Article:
Singer, producer and multi-instrumentalist I-Taweh recently dropped his second album Judgement, a set following his debut set Overload, which was put out in 2011.
Judgement comes with 16 cuts, including three dub versions. Two of the tracks – Never Fade Away and Herb Treez – have previously been released as singles. The rest of the songs are new. And a number of these are infectious and catchy with tight musicianship.
The strongest cuts are the pulsating Make It (Rainy Day) and the melancholic No Night, a song with a powerful brass section courtesy of horn veterans Dean Fraser and the late Nambo Robinson.
With this self-produced set I-Taweh will hopefully attract a number of new followers.
With a sturdy 19 tracks there’s not a dull moment on Soul Jazz’ second installment of Studio One Rocksteady, although some of the tracks have previously been featured on countless of other albums. I’m talking about well-known songs like Alton Ellis’ I’m Still In Love With You, Slim Smit’s Born To Love and The Heptones’ I Shall Be Released.
The title is however slightly misleading since the album draws both Studio One’s deep rocksteady and early reggae vaults. And it offers a sweet mix of staples and obscure singles. Best of the bunch is The Termites’ pulsating Rub Up Push Up, Carlton & The Shoes’ melancholic Never Let Go, Cannon & The Soul Vendors’ bouncy instrumental Bad Treatment and The Actions’ up-tempo Giddy Up.
Studio One Rocksteady 2 includes a number of cuts that helped to shape reggae to an international phenomenon.
Roots reggae veteran Max Romeo’s children have stepped into the spotlight. A few years ago his son dropped the scorching Grow My Dread and about a month ago his daughter Xana Romeo put out her debut album Wake Up.
It has been a busy year for the Romeo’s. First Max Romeo’s own full-length Horror Zone and then Xana Romeo’s debut. Two solid sets, but with disparate sounds.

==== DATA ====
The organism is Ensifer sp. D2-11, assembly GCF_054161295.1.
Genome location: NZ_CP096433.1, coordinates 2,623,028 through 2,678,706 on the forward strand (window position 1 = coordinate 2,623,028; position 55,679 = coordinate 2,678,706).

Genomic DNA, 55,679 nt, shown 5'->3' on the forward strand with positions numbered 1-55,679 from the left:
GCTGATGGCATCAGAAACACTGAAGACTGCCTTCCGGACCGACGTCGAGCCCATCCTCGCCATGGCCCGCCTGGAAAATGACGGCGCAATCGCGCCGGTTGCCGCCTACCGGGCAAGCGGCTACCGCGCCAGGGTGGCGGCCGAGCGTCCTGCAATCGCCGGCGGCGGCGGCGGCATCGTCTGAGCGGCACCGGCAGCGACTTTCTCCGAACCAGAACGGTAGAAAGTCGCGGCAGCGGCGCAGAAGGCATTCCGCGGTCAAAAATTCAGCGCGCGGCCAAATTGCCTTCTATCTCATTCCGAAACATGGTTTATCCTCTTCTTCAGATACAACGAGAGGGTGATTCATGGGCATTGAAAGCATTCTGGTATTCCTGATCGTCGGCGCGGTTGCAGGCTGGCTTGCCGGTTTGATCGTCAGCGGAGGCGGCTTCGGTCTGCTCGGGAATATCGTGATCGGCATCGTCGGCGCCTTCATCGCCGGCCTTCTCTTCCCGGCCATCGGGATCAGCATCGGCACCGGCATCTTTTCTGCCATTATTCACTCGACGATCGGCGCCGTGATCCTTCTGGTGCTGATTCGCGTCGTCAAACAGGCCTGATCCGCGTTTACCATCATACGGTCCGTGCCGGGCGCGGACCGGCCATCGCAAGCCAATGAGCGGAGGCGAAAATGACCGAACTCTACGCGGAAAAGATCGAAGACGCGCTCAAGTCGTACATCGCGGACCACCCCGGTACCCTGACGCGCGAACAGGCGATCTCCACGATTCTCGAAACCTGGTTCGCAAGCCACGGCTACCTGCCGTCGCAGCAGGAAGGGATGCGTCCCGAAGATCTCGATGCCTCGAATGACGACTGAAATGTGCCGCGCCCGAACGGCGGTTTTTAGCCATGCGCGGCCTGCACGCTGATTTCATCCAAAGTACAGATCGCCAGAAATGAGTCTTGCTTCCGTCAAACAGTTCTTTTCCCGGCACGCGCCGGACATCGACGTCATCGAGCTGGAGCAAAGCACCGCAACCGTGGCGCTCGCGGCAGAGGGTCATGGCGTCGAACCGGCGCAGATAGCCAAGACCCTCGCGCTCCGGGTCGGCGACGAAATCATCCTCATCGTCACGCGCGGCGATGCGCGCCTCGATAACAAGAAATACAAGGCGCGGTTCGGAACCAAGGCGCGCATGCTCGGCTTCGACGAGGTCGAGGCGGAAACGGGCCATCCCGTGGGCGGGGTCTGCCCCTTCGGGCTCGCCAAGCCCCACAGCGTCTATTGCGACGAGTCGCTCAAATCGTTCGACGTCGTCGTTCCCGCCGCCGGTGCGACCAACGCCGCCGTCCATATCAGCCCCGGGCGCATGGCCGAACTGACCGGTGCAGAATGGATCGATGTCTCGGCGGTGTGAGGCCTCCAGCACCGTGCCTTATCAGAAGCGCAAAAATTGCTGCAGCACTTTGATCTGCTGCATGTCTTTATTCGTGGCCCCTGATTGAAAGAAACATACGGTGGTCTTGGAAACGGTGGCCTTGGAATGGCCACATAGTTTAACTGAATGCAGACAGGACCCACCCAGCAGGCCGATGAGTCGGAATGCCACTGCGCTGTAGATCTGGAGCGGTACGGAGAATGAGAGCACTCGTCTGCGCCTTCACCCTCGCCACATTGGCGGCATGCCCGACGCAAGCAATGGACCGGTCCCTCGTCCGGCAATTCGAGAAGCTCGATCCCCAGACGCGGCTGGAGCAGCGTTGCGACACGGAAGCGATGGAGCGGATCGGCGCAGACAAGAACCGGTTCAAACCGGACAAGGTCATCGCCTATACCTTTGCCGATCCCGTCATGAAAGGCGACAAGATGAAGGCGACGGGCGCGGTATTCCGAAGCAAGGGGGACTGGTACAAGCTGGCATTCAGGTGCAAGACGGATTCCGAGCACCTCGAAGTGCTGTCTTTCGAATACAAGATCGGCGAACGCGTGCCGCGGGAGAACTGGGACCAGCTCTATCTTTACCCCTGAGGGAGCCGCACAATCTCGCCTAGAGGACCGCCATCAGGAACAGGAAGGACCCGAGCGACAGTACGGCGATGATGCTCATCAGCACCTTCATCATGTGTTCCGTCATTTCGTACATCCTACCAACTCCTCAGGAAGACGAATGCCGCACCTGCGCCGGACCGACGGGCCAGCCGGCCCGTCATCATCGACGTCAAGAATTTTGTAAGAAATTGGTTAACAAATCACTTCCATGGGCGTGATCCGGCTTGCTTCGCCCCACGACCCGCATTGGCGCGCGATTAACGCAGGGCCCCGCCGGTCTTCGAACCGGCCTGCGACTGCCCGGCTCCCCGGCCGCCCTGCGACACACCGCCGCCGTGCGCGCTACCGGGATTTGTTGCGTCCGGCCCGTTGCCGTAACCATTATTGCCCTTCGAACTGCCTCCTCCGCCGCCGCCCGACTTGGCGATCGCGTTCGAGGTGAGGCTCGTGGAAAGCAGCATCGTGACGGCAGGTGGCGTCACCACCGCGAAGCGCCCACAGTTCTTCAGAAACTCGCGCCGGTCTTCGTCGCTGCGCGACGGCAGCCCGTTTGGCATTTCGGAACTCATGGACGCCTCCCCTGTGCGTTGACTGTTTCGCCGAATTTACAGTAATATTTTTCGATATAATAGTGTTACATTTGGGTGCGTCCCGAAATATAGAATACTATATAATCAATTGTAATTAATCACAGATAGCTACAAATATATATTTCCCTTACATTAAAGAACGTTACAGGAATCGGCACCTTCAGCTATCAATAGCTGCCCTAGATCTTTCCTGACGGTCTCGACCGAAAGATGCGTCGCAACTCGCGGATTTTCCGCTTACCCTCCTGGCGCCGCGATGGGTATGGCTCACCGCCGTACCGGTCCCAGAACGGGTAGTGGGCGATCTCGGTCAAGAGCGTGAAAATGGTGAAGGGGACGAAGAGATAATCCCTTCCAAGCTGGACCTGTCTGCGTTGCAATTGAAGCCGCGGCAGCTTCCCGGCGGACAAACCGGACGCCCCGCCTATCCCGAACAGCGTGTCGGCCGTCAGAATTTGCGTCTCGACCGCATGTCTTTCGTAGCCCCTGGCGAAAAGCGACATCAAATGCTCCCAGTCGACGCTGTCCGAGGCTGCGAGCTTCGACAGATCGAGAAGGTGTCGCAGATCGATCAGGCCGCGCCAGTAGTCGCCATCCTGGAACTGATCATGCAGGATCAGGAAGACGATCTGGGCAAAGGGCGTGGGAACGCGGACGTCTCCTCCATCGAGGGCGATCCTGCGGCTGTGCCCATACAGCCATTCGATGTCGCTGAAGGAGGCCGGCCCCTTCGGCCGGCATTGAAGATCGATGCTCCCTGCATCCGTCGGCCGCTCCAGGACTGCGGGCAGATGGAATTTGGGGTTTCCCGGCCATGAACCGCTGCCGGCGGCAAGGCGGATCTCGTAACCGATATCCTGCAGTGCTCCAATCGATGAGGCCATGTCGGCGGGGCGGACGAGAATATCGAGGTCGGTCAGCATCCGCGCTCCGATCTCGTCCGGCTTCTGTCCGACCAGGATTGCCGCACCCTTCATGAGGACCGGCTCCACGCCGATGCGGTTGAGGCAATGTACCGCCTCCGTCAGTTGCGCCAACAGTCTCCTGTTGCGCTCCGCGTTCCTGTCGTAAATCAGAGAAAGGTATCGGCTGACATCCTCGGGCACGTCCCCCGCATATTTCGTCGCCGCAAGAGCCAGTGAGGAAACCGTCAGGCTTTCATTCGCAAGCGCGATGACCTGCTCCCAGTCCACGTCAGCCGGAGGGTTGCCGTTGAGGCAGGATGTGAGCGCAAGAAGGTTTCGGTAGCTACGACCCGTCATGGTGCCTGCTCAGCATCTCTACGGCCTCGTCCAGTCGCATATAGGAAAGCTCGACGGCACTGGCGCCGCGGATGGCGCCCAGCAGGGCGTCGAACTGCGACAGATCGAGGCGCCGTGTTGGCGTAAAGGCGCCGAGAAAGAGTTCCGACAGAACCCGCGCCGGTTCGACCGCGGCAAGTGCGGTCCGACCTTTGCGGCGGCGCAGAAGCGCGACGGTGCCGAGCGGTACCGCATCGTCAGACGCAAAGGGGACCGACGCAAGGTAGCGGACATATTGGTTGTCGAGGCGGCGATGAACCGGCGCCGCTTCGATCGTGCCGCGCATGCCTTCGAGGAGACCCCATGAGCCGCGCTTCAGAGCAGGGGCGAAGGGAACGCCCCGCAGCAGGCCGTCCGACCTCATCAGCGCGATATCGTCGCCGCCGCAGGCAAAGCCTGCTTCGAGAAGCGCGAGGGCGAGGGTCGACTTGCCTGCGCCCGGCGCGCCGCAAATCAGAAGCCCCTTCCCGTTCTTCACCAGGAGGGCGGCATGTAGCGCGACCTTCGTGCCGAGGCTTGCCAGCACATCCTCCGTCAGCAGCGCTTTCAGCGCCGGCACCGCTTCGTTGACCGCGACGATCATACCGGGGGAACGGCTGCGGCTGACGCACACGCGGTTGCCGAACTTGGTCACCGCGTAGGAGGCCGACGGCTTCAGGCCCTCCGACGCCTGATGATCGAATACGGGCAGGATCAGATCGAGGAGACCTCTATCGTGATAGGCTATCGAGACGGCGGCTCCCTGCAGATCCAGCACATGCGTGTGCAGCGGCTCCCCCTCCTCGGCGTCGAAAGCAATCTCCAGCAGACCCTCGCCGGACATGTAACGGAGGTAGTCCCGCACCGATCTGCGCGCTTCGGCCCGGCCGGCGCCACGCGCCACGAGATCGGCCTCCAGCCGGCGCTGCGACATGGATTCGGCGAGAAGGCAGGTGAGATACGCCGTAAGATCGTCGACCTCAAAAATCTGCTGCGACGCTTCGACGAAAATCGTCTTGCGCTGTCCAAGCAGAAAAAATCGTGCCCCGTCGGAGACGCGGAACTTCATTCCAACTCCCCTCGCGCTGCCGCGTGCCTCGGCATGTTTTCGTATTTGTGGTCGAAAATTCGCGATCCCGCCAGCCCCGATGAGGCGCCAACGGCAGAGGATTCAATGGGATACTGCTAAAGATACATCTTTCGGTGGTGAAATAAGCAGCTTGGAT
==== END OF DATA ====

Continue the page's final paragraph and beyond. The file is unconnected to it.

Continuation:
Horror Zone was a throwback to the 70s and certainly a very vintage sounding effort, whereas Wake Up is contemporary with a more modern soundscape.
Wake Up collects eleven cuts of which five are dub versions. The audio landscape is thick and ethereal with both brass and melodica. Xana Romeo sings with great confidence and heavy patois and her musical journey will be a delight to follow.
The latest album coming from reissue giant Pressure Sounds is another great one. And it’s not dedicated to Yabby You, Bunny Lee or Lee Perry. This one is all about bass maestro and soulful vocalist Lloyd Parks, probably best known for being an in-demand session musician.
Lloyd Parks started his career as one half of rocksteady duo The Termites and later he became a solo singer as well as a prominent guitar player and bass virtuoso. Back in the 70s he was part of no less than six different powerful musical forces – The Professionals, The Aggrovators, The Upsetters, The Revolutionaries, Skin Flesh & Bones and We The People Band.
As a session musician he has over the years played on countless of classics, including major hits such as Ken Boothe’s Everything I Own, Max Romeo’s War Inna Babylon, Dave & Ansel’s Double Barrel and The Wailers’ Soul Rebel. Lloyd Parks is also the mastermind behind the Slaving riddim, often miscredited to Glen Brown.
This hefty set comes with 22 track, including Slaving and its version. And the remaining 20 cuts are just as great and demonstrate Lloyd Parks’ gift for writing socially conscious lyrics and catchy melodies.
Samoan-American singer J Boog has one of the best voices in the reggae business. Such great energy and passion. He grew up in Compton, LA, and later relocated to Hawaii where he teamed up with Wash House Productions.
He dropped his debut album already ten years ago, but it was in 2010 he broke big with his Let’s Do It Again on Don Corleon’s Major riddim. His second set Backyard Boogie was released the year after, but since then he has only released occasional singles and cuts on one riddim compilations.
Until last year. In early 2016 he dropped the five track EP Rose Petals, which has been nominated for a Grammy in the reggae category. It was the predecessor to his third album Wash House Ting.
This 14 track set features several previously released cuts, including two songs from Rose Petals. It also includes collaborations with top names such as Chaka Demus, Gappy Ranks, Buju Banton and Gramps Morgan from Morgan Heritage.
Wash House Ting is a solid set – although the sonic landscape could have been more powerful – with sweet melodies and catchy hooks and J Boog shines as usual. And he’s at the top of his game on slightly more militant songs like Lock It Off, Vex Me and Raggamuffin.
In December Japan’s Dub Store Records put out another scarce rocksteady gem. ABC Rocksteady was originally released in 1968 in Jamaica and the UK with different sleeves. This reissues comes with the Jamaican and slightly more colorful sleeve.